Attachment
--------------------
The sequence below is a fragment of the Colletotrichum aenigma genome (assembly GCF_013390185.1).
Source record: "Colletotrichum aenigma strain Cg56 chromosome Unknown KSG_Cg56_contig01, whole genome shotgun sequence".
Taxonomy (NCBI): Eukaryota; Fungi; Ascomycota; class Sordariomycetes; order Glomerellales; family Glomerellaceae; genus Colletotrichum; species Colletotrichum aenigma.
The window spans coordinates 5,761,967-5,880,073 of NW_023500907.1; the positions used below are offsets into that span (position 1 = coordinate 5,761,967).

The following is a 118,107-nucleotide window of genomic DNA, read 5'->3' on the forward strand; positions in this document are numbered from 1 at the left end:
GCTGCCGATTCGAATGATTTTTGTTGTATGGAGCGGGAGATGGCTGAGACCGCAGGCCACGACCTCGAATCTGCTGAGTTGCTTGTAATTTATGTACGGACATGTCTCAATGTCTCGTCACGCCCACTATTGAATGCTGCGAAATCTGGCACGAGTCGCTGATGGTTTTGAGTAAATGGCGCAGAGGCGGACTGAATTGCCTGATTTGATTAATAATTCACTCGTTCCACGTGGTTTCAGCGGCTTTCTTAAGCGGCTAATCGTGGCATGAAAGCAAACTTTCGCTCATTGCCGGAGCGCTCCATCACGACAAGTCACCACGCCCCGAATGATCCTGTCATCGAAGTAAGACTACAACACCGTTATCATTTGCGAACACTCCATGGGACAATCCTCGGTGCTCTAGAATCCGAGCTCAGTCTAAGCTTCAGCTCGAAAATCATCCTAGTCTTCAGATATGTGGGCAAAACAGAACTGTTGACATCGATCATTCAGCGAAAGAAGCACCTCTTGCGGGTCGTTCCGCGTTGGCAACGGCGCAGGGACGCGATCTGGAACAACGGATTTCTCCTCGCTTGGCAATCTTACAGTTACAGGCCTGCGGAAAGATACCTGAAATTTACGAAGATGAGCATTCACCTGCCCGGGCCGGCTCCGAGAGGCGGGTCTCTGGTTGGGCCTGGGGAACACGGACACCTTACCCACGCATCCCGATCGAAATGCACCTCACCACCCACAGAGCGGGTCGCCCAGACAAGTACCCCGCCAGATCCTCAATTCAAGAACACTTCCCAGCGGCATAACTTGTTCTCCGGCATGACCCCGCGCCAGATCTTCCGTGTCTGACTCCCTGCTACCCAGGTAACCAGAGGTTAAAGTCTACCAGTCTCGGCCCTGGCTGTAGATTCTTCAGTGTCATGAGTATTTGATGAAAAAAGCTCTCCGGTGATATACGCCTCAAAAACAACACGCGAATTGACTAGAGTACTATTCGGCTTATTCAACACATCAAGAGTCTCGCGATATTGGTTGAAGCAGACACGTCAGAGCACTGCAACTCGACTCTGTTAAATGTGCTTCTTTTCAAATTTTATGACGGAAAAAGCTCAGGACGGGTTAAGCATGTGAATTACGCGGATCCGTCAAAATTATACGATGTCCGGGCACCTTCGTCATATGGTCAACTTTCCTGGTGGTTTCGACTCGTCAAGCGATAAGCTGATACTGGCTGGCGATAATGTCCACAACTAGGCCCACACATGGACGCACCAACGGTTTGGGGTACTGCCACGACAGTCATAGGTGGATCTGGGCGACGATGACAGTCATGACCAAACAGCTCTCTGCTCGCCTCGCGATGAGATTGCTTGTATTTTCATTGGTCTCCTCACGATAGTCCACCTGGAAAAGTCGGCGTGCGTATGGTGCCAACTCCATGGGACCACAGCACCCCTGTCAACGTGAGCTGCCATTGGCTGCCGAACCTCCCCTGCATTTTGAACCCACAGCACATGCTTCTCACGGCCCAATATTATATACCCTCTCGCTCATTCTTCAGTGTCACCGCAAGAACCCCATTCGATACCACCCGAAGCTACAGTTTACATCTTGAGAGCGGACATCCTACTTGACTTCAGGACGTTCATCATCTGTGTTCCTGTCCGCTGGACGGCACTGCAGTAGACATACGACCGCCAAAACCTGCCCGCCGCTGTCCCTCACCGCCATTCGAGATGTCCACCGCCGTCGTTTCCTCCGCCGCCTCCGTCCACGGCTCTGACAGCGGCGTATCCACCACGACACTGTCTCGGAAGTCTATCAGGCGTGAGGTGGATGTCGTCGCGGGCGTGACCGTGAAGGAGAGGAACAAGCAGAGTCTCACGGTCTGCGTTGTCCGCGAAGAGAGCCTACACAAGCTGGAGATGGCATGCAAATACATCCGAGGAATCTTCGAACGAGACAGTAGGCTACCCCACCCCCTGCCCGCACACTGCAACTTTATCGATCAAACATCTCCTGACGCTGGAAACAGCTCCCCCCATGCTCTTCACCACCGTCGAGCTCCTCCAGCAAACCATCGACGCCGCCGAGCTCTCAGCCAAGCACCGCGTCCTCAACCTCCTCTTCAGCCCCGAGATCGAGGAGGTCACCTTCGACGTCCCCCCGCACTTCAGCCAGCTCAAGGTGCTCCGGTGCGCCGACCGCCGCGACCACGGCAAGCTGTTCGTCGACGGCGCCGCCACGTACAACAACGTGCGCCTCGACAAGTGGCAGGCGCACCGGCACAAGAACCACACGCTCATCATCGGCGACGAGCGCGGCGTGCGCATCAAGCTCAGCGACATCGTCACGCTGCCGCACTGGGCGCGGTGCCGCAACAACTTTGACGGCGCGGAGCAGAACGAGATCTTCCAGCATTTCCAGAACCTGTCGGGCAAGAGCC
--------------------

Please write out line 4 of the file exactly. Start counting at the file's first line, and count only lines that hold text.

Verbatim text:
The window spans coordinates 5,761,967-5,880,073 of NW_023500907.1; the positions used below are offsets into that span (position 1 = coordinate 5,761,967).